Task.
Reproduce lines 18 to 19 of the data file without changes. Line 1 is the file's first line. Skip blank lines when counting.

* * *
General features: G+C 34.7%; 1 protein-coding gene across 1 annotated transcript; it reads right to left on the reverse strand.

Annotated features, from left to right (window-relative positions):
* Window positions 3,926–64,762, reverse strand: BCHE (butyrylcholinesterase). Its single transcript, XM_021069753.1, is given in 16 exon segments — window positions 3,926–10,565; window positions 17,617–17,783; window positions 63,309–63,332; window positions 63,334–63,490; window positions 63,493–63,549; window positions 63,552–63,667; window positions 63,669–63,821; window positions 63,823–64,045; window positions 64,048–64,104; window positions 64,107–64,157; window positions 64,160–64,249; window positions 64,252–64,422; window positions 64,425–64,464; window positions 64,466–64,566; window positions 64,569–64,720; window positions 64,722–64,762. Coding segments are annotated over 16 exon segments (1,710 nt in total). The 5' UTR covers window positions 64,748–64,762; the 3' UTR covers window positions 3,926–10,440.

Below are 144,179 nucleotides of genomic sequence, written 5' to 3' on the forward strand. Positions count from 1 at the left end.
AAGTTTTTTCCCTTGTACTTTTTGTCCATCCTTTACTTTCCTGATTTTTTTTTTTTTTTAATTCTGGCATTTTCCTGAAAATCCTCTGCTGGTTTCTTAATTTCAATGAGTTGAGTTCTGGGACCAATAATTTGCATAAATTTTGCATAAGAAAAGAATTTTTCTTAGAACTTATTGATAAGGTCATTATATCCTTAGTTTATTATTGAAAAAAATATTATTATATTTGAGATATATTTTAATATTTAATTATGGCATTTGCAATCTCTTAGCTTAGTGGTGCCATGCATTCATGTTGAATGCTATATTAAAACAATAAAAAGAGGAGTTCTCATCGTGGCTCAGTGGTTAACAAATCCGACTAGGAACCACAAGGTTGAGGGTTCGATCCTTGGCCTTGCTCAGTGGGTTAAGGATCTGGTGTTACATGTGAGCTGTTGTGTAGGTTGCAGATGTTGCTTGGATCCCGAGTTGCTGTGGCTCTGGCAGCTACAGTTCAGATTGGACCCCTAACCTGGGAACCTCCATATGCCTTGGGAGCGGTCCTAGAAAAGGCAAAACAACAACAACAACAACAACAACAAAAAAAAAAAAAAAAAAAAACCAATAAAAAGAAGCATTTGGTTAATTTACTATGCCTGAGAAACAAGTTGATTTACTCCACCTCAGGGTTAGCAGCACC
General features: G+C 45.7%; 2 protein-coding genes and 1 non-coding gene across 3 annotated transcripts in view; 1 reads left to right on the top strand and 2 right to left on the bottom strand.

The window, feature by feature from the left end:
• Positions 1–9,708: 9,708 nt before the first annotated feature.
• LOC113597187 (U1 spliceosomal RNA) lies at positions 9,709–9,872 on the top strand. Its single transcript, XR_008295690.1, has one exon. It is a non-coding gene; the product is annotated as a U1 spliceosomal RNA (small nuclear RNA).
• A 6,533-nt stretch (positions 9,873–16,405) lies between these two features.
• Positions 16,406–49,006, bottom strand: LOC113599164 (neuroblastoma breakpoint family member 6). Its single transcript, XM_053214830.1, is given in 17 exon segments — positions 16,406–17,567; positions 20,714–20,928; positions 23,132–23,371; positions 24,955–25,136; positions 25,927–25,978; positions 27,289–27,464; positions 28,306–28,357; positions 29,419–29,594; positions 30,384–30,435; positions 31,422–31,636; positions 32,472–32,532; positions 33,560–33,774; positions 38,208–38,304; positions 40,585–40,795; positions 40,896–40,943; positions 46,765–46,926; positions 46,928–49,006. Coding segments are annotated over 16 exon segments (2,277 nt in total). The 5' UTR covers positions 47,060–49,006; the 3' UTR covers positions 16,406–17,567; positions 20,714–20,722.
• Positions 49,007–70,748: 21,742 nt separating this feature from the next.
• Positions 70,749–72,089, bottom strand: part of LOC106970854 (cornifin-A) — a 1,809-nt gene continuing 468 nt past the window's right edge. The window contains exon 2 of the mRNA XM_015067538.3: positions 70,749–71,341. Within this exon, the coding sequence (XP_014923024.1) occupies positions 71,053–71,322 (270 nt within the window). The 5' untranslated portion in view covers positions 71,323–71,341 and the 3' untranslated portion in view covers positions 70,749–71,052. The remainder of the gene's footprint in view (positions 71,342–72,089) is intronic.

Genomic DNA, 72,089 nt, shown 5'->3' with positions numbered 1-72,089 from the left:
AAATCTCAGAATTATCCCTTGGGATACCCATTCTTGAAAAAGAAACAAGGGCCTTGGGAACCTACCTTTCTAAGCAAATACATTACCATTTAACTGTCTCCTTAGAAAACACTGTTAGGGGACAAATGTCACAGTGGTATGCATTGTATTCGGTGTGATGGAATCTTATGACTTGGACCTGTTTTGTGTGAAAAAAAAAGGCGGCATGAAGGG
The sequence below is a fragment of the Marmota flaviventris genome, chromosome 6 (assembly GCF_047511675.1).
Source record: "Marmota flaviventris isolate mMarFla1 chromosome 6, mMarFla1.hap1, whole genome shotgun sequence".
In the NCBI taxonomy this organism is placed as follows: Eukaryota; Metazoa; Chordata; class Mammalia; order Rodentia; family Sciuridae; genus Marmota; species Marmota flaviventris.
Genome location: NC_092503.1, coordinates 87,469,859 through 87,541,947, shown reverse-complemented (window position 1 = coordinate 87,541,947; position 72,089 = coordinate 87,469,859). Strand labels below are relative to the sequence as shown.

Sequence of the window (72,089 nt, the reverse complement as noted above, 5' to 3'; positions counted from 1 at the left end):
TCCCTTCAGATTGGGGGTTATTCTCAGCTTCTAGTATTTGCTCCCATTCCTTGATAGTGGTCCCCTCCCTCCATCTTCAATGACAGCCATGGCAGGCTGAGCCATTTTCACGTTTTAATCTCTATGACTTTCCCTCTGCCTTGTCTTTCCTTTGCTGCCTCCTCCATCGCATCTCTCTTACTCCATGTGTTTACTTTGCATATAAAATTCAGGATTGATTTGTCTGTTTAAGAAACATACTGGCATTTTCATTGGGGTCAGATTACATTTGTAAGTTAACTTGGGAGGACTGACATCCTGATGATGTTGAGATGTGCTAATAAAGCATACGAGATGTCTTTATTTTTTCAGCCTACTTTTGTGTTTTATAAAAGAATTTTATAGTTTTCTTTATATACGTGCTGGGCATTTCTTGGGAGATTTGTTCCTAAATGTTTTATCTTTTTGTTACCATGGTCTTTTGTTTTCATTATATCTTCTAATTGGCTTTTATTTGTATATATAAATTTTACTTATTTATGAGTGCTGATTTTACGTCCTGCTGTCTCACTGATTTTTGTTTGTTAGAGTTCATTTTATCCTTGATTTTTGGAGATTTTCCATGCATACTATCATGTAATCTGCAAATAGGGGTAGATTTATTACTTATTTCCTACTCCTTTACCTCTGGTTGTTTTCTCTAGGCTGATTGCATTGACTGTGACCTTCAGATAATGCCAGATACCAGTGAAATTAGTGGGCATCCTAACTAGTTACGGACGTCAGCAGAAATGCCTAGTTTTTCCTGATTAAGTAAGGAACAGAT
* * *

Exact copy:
In the NCBI taxonomy this organism is placed as follows: Eukaryota; Metazoa; Chordata; class Mammalia; order Rodentia; family Sciuridae; genus Marmota; species Marmota flaviventris.
Genome location: NC_092503.1, coordinates 87,469,859 through 87,541,947, shown reverse-complemented (window position 1 = coordinate 87,541,947; position 72,089 = coordinate 87,469,859). Strand labels below are relative to the sequence as shown.